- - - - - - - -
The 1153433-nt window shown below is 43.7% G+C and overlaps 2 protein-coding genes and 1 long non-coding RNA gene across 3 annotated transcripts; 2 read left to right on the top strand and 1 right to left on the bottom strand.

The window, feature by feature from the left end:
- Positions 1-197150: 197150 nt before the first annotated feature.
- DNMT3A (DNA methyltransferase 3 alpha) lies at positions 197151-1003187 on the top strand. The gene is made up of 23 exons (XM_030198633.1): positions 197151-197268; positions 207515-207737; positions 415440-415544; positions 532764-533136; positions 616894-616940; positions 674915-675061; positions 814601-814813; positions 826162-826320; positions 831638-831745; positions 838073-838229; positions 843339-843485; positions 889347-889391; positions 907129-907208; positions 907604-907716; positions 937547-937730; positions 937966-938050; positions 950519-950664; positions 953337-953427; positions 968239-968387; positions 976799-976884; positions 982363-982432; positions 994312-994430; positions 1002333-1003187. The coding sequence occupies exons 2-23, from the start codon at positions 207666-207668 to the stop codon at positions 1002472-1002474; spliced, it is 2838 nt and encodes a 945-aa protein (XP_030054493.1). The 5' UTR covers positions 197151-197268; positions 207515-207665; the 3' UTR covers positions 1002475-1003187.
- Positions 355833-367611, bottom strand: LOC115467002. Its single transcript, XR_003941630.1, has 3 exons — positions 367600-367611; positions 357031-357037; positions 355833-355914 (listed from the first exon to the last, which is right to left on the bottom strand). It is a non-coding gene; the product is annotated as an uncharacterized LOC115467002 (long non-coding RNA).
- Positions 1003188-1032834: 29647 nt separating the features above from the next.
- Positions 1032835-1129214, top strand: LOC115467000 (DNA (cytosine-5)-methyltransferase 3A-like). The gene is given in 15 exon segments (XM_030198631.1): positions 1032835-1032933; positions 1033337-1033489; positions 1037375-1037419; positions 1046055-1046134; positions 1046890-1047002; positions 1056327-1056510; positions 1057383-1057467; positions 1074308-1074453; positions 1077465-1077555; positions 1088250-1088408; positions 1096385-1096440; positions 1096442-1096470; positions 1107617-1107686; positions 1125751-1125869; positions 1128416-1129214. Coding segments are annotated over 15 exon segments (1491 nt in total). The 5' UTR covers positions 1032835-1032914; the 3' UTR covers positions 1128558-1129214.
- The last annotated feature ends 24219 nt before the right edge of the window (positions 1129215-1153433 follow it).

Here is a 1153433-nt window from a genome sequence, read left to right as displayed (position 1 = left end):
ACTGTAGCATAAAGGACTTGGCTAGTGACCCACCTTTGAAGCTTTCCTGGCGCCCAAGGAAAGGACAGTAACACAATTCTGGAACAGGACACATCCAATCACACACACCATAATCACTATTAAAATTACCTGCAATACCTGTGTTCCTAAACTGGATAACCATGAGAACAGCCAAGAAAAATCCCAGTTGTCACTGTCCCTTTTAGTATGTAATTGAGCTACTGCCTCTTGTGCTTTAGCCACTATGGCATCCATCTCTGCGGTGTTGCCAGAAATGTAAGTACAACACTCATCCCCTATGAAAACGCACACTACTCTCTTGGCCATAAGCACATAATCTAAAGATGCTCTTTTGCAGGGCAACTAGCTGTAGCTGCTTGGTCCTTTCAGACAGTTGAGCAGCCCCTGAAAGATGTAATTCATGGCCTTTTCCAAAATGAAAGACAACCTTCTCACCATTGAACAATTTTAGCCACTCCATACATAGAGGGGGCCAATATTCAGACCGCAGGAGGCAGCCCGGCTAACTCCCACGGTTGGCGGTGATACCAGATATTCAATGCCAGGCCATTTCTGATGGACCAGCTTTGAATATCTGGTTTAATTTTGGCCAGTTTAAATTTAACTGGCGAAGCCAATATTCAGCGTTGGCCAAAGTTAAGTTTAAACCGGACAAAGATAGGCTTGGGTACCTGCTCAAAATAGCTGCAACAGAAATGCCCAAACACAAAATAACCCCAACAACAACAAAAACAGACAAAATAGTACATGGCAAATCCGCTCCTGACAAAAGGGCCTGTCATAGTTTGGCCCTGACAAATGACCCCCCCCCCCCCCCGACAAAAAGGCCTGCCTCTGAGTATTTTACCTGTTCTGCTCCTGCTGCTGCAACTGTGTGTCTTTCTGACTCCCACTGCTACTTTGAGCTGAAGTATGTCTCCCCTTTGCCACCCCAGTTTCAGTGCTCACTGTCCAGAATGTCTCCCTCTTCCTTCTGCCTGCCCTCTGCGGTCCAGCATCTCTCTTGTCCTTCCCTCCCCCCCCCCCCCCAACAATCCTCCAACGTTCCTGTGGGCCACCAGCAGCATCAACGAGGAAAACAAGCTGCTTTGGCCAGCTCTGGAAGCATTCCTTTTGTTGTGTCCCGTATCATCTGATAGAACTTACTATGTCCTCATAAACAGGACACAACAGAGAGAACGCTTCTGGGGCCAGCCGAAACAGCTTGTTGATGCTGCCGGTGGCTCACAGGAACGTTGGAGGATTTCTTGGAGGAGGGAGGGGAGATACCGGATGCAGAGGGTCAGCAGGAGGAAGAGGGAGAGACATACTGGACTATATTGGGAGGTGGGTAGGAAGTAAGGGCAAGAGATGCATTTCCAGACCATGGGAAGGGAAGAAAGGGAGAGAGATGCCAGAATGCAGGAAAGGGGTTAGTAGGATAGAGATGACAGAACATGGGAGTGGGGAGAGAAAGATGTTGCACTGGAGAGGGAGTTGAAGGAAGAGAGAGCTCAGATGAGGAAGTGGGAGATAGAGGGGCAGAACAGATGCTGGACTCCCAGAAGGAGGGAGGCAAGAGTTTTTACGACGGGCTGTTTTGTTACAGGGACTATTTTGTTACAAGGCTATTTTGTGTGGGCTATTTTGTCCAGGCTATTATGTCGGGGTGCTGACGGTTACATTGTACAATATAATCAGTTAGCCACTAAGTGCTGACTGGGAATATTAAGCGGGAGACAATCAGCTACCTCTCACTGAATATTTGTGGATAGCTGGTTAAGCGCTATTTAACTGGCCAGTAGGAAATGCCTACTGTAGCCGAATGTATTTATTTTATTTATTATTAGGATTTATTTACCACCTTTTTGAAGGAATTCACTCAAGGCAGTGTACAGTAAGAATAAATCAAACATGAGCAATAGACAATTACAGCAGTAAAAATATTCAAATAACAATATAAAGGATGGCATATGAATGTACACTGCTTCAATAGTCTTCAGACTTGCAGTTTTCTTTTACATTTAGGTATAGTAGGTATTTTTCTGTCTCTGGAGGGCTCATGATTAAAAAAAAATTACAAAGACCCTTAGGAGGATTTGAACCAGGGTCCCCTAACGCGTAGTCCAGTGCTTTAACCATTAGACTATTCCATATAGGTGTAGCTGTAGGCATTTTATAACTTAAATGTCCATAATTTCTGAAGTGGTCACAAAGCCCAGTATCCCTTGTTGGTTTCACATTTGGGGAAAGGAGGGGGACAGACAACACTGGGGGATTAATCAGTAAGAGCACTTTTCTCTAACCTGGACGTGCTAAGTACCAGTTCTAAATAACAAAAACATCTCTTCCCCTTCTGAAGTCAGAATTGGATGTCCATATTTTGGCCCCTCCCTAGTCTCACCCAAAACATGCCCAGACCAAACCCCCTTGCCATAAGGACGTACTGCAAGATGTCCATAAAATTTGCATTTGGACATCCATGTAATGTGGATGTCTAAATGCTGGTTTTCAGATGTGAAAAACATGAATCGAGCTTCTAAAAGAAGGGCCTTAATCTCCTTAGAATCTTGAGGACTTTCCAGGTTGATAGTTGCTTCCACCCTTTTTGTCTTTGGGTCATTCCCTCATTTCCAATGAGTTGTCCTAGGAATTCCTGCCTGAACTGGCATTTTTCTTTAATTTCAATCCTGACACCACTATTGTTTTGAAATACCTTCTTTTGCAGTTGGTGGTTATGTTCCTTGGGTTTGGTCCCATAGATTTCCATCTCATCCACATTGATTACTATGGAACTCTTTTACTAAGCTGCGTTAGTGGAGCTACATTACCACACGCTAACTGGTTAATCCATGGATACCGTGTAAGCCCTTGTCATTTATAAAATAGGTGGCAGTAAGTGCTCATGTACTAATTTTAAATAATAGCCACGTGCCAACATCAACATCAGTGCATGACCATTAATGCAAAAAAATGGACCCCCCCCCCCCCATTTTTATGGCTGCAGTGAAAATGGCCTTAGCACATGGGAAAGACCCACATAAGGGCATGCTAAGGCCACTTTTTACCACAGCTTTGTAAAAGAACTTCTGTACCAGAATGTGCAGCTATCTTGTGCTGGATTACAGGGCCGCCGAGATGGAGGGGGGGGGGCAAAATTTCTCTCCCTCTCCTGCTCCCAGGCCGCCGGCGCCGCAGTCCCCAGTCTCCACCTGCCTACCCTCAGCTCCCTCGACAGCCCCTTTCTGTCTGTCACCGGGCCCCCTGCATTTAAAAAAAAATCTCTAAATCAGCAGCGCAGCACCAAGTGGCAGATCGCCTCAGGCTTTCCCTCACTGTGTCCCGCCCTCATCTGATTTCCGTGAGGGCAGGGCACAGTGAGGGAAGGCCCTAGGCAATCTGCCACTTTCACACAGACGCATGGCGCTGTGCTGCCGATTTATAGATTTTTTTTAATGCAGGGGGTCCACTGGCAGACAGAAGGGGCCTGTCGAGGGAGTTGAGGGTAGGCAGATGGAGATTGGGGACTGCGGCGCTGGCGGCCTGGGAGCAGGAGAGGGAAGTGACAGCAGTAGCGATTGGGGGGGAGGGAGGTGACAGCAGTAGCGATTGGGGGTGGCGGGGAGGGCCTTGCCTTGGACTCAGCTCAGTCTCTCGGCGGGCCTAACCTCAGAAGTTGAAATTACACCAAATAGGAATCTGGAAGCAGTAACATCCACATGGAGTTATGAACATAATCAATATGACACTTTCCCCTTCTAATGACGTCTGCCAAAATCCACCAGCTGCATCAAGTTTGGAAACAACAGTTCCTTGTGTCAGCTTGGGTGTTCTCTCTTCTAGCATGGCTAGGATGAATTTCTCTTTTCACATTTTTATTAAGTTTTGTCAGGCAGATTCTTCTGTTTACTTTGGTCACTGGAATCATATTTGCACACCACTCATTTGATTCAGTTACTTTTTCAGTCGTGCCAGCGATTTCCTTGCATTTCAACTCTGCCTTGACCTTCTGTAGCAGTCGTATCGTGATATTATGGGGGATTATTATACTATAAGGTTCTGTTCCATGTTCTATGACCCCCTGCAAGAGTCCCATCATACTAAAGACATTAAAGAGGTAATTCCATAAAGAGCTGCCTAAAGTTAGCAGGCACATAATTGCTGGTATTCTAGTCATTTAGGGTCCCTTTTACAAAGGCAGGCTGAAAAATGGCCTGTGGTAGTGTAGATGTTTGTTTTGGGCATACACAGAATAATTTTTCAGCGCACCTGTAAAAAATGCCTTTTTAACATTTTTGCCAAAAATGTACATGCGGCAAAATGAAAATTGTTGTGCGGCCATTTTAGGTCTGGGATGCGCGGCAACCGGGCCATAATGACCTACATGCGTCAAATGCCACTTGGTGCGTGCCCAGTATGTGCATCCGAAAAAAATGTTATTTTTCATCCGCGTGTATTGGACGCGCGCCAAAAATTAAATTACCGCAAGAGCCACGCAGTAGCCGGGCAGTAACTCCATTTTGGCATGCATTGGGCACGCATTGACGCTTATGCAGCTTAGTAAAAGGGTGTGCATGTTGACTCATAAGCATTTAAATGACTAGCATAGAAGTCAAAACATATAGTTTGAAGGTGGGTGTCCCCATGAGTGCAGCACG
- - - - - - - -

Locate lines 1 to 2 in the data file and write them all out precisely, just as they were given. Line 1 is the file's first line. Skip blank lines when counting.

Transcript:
The 1153433-nt window shown below is 43.7% G+C and overlaps 2 protein-coding genes and 1 long non-coding RNA gene across 3 annotated transcripts; 2 read left to right on the top strand and 1 right to left on the bottom strand.

The window, feature by feature from the left end: